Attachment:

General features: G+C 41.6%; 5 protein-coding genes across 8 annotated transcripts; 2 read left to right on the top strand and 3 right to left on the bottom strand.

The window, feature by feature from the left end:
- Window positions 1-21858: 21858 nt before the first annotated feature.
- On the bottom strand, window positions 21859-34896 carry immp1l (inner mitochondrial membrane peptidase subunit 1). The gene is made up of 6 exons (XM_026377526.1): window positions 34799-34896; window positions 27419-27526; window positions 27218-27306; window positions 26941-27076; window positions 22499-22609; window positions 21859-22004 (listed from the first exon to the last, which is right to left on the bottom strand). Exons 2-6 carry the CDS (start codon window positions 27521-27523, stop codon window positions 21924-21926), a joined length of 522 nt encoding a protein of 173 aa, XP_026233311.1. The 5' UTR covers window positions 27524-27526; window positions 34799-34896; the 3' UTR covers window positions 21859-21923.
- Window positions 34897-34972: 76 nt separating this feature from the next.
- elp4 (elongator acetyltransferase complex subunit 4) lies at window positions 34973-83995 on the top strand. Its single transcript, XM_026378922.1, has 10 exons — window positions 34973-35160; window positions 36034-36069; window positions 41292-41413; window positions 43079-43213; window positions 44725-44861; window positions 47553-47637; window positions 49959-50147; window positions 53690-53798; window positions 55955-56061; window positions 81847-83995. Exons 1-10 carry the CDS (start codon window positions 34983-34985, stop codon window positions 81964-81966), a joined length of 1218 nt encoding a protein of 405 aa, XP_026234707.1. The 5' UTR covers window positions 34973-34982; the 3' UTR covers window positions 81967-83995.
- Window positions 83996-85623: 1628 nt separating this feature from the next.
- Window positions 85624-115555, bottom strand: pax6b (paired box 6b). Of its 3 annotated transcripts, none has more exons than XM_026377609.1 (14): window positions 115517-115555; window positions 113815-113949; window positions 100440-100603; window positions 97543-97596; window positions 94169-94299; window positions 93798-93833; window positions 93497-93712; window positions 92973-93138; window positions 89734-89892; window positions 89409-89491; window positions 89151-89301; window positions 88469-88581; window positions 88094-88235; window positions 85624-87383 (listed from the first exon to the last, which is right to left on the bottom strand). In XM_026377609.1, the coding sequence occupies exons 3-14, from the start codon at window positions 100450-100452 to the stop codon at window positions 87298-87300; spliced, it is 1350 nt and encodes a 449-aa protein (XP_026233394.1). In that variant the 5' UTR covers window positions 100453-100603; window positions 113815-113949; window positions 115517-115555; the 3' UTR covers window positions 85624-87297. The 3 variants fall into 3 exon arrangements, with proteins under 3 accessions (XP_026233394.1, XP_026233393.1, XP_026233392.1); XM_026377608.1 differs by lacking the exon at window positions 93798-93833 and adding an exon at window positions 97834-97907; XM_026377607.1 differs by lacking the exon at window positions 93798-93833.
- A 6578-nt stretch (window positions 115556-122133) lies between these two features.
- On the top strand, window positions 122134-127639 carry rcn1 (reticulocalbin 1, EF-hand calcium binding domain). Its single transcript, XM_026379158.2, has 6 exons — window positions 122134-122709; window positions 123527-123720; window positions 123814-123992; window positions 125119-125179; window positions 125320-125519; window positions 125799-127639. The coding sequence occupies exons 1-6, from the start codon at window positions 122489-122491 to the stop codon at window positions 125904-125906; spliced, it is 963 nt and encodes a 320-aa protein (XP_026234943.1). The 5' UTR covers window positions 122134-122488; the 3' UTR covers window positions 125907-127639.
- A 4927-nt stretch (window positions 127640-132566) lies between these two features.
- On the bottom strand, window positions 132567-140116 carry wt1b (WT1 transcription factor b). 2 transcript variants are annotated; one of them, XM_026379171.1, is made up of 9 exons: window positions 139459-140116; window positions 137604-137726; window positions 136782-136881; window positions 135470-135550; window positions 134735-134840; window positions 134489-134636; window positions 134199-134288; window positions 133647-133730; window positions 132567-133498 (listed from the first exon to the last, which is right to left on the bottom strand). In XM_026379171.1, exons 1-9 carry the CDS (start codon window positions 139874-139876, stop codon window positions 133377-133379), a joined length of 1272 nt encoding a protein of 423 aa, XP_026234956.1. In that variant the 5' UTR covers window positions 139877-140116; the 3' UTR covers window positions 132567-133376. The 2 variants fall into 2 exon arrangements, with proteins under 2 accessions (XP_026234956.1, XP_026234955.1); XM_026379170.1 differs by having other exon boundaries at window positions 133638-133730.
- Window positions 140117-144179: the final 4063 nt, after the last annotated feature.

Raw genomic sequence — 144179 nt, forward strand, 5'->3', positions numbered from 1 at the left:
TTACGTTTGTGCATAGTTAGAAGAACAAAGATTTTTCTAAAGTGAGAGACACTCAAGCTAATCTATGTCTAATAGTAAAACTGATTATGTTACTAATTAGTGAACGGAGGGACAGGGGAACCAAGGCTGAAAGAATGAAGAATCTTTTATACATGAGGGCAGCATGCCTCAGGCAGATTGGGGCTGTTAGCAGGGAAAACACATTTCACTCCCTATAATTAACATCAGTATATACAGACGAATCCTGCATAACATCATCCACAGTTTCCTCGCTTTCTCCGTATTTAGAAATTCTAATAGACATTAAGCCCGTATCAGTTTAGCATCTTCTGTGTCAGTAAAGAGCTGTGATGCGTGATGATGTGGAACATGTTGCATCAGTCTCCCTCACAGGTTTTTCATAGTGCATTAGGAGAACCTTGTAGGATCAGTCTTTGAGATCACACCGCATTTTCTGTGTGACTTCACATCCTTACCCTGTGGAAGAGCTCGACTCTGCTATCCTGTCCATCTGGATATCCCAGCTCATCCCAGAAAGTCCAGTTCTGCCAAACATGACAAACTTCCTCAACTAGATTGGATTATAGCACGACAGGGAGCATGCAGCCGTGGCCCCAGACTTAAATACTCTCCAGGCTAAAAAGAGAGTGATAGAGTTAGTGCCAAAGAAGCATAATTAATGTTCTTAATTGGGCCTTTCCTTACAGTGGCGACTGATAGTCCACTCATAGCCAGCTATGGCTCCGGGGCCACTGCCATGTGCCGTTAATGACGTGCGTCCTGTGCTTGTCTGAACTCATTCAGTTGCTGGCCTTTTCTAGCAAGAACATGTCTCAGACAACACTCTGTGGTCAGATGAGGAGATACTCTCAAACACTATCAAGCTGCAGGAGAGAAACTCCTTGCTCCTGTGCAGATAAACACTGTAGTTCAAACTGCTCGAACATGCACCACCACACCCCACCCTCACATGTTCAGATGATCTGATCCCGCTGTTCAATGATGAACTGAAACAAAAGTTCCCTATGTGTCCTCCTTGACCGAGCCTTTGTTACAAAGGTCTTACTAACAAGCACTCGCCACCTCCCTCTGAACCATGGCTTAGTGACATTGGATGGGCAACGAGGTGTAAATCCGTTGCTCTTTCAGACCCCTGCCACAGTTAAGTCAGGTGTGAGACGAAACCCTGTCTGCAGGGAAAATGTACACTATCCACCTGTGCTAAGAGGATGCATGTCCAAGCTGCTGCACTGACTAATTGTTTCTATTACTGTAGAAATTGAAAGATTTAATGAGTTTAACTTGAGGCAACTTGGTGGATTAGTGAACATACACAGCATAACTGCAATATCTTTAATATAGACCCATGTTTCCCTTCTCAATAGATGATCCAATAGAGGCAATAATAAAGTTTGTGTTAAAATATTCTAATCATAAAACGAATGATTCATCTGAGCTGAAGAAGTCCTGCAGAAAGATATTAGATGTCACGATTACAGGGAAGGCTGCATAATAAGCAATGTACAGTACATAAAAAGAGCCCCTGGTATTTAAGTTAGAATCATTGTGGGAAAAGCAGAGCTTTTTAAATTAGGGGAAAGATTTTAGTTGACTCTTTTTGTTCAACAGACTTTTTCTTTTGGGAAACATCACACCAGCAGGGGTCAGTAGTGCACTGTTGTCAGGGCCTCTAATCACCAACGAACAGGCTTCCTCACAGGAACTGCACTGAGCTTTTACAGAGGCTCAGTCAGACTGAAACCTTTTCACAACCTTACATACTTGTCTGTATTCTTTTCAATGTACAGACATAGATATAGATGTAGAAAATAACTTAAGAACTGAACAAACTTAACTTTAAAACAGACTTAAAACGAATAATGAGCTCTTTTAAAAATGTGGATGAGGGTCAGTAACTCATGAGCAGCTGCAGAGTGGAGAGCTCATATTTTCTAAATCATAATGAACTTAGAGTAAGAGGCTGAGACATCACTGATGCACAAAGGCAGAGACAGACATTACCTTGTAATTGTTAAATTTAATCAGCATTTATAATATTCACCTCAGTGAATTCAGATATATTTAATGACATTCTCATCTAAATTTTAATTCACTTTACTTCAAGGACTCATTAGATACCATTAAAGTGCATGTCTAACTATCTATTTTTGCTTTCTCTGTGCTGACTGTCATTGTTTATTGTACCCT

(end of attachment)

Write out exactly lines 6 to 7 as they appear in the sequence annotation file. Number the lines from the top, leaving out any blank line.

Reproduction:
- elp4 (elongator acetyltransferase complex subunit 4) lies at window positions 34973-83995 on the top strand. Its single transcript, XM_026378922.1, has 10 exons — window positions 34973-35160; window positions 36034-36069; window positions 41292-41413; window positions 43079-43213; window positions 44725-44861; window positions 47553-47637; window positions 49959-50147; window positions 53690-53798; window positions 55955-56061; window positions 81847-83995. Exons 1-10 carry the CDS (start codon window positions 34983-34985, stop codon window positions 81964-81966), a joined length of 1218 nt encoding a protein of 405 aa, XP_026234707.1. The 5' UTR covers window positions 34973-34982; the 3' UTR covers window positions 81967-83995.
- Window positions 83996-85623: 1628 nt separating this feature from the next.